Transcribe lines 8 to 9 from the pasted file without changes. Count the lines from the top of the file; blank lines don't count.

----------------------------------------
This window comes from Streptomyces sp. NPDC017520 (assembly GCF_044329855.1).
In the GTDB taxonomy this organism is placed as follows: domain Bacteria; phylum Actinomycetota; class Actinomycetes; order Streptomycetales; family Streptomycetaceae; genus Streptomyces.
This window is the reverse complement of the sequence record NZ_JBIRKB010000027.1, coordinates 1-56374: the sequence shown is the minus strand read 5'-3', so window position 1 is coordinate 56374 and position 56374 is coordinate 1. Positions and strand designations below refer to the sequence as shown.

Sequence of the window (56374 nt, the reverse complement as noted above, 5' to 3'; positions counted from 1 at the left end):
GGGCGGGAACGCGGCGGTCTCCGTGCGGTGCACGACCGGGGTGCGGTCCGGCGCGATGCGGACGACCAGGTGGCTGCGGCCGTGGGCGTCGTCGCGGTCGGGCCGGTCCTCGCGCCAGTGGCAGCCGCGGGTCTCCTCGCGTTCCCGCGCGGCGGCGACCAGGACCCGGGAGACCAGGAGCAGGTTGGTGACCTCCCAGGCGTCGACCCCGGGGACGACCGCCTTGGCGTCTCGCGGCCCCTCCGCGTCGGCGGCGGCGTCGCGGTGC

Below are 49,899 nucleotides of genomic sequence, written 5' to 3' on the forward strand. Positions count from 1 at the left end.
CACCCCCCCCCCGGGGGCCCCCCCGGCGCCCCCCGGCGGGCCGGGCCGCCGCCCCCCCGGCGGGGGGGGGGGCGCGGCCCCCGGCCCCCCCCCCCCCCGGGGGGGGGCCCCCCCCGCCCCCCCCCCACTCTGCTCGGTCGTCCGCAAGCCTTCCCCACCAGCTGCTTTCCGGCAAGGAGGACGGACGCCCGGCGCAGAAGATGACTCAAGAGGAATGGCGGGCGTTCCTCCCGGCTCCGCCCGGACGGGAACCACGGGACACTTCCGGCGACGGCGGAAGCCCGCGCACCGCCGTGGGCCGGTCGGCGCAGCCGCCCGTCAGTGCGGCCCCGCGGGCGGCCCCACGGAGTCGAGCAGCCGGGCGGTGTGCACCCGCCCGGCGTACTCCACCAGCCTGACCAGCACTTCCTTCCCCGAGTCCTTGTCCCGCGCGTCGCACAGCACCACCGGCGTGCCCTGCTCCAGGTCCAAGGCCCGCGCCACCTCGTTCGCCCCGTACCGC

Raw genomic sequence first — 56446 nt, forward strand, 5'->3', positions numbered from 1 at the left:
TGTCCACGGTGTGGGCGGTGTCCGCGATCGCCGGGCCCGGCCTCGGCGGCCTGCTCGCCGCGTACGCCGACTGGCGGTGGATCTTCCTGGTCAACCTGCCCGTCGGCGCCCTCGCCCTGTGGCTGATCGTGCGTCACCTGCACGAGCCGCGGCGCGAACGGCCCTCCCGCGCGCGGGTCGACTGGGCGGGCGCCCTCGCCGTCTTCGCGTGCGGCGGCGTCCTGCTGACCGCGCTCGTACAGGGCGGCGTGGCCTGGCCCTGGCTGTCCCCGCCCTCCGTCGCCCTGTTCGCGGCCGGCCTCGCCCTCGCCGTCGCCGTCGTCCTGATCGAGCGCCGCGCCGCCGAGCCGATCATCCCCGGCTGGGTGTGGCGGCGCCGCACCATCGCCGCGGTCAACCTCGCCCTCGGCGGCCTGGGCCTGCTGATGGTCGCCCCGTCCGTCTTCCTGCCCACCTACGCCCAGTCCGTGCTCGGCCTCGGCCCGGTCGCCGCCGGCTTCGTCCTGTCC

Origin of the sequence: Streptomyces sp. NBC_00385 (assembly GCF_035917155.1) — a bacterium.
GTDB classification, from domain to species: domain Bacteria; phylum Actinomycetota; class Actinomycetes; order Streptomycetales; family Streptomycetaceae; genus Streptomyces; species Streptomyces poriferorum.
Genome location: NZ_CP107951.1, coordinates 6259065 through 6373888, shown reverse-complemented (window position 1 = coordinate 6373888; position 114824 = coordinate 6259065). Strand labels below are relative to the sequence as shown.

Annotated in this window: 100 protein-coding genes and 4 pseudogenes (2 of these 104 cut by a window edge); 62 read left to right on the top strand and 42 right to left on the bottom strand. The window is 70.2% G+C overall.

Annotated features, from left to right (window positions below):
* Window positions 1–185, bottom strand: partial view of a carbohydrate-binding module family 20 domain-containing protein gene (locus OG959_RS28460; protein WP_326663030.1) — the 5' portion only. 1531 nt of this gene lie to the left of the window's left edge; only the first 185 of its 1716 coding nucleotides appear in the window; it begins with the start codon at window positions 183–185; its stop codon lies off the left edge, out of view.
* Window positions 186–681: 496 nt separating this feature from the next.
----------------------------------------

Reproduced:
Raw genomic sequence first — 56446 nt, forward strand, 5'->3', positions numbered from 1 at the left:
TGTCCACGGTGTGGGCGGTGTCCGCGATCGCCGGGCCCGGCCTCGGCGGCCTGCTCGCCGCGTACGCCGACTGGCGGTGGATCTTCCTGGTCAACCTGCCCGTCGGCGCCCTCGCCCTGTGGCTGATCGTGCGTCACCTGCACGAGCCGCGGCGCGAACGGCCCTCCCGCGCGCGGGTCGACTGGGCGGGCGCCCTCGCCGTCTTCGCGTGCGGCGGCGTCCTGCTGACCGCGCTCGTACAGGGCGGCGTGGCCTGGCCCTGGCTGTCCCCGCCCTCCGTCGCCCTGTTCGCGGCCGGCCTCGCCCTCGCCGTCGCCGTCGTCCTGATCGAGCGCCGCGCCGCCGAGCCGATCATCCCCGGCTGGGTGTGGCGGCGCCGCACCATCGCCGCGGTCAACCTCGCCCTCGGCGGCCTGGGCCTGCTGATGGTCGCCCCGTCCGTCTTCCTGCCCACCTACGCCCAGTCCGTGCTCGGCCTCGGCCCGGTCGCCGCCGGCTTCGTCCTGTCC